Friday, 22 August 2014


“The sound of the mandolin is a very curious sound because it’s cheerful and melancholy at the same time, and I think it comes from that shadow string, the double strings.” - Rita Dove

Antonio Lucio Vivaldi (4 March 1678 – 28 July 1741) was an Italian Baroque composer, virtuoso violinist, teacher and cleric. Born in Venice, he was recognised as one of the greatest Baroque composers, and his influence during his lifetime was widespread across Europe. He was aged fifteen and a half when he received the tonsure, and grew up to become the prete rosso (“red priest”) of Venice, so called on account of his red hair. Although he remained a deeply religious man, he stopped saying Mass soon after his ordination; later in life he cited a long-term ailment as the reason for this (probably asthma).

From September 1703 to February 1709 he was violin teacher at the Pio Ospedale della Pietà in Venice (an orphanage for girls which offered musical training). In addition to teaching violin, directing, and composing instrumental works, Vivaldi also taught the viole all' inglese and was responsible for acquiring and maintaining string instruments for the orchestra. By this time he had begun to establish himself as a composer. He was an avid traveller and one of the most prolific composers of his time, having written over 350 concerti, many church compositions and numerous operas.

His popularity in Venice had declined considerably by 1739, and this may have prompted him to travel to Vienna, where he arrived by June 28, 1741. He died there the following month, and was given a pauper’s burial at the Hospital Burial Ground. Vivaldi was most influential as a composer of instrumental music, particularly concertos, in which his regular use of ritornello form in the fast movements and of a three-movement plan were influential. A skilful orchestrator, he favoured effects such as muting and pizzicato. A number of his orchestral works are programmatic, the best-known examples being the concertos ‘Il Gardellino’ (The Goldfinch), ‘La Tempesta di Mare’ (The Tempest at Sea), and Le Quattro Stagioni (The Four Seasons) of Opus 8.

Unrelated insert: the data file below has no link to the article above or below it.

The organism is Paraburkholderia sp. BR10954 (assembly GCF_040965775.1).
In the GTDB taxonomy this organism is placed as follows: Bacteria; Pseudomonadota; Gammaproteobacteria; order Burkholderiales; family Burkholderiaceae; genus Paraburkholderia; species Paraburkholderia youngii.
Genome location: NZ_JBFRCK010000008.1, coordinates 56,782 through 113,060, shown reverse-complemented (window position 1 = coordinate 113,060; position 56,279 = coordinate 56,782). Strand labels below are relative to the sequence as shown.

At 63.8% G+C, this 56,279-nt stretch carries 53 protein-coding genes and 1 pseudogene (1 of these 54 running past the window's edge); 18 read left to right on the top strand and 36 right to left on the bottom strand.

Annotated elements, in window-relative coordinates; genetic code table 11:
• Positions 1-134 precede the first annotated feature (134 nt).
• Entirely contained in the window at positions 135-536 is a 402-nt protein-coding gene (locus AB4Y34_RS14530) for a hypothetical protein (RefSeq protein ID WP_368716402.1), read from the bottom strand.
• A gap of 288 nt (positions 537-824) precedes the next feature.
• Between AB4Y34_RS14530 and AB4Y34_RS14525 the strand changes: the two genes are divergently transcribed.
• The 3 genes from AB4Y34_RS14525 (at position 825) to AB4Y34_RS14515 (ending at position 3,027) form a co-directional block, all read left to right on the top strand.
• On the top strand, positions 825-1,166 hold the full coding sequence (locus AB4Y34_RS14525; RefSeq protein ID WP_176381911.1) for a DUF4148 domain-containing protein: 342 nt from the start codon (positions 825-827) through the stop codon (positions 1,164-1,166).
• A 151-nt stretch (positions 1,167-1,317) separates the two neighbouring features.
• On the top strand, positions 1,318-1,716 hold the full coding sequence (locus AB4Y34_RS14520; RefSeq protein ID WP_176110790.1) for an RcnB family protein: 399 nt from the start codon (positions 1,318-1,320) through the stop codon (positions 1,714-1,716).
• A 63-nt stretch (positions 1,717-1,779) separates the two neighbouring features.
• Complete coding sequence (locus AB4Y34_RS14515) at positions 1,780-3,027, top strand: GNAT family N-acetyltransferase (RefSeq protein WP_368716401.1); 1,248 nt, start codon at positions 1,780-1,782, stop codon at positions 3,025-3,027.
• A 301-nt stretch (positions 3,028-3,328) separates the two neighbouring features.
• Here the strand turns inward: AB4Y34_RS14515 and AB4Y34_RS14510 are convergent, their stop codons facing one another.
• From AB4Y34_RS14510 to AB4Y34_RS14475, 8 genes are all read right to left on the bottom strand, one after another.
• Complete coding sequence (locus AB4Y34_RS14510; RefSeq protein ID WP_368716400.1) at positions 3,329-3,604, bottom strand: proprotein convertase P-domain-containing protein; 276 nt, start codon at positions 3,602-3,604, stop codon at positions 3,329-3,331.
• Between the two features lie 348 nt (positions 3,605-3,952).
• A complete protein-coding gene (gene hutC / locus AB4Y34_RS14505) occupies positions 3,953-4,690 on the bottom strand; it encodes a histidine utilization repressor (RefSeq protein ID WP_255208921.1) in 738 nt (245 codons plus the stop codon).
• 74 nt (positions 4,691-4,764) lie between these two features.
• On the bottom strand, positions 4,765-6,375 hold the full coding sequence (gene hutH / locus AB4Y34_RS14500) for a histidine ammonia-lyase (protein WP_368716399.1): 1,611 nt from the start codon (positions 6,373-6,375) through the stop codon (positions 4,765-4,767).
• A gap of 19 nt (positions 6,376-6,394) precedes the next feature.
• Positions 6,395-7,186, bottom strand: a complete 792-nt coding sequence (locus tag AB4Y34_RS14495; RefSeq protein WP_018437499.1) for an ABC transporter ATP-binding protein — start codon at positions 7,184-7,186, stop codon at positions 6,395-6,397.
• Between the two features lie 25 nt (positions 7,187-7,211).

After his death, Vivaldi’s music slid into obscurity until a vigorous revival in the 20th century. Today, he ranks among the most popular and widely recorded of Baroque composers, second perhaps only to Johann Sebastian Bach, who himself was deeply influenced by Vivaldi’s work.

Here are some works for Mandolin and Lute, performed by L’Arte dell’Arco, with Federico Guglielmo [violin I/concert master]; Mauro Squillante [mandolin RV 532/II, RV 425]; Davide Rebuffa [mandolin RV 532/I]; Diego Cantalupi [archlute RV 85/93/82]; Pietro Prosser [baroque lute RV 540]; Mario Paladin [viola d’amore RV 540]; Nicola Reniero [harpsichord RV 425].


  1. These are absolutely lovely! Thanks.

  2. Oooo who would not love this.!

  3. Wonderful music, perfect for the weekend!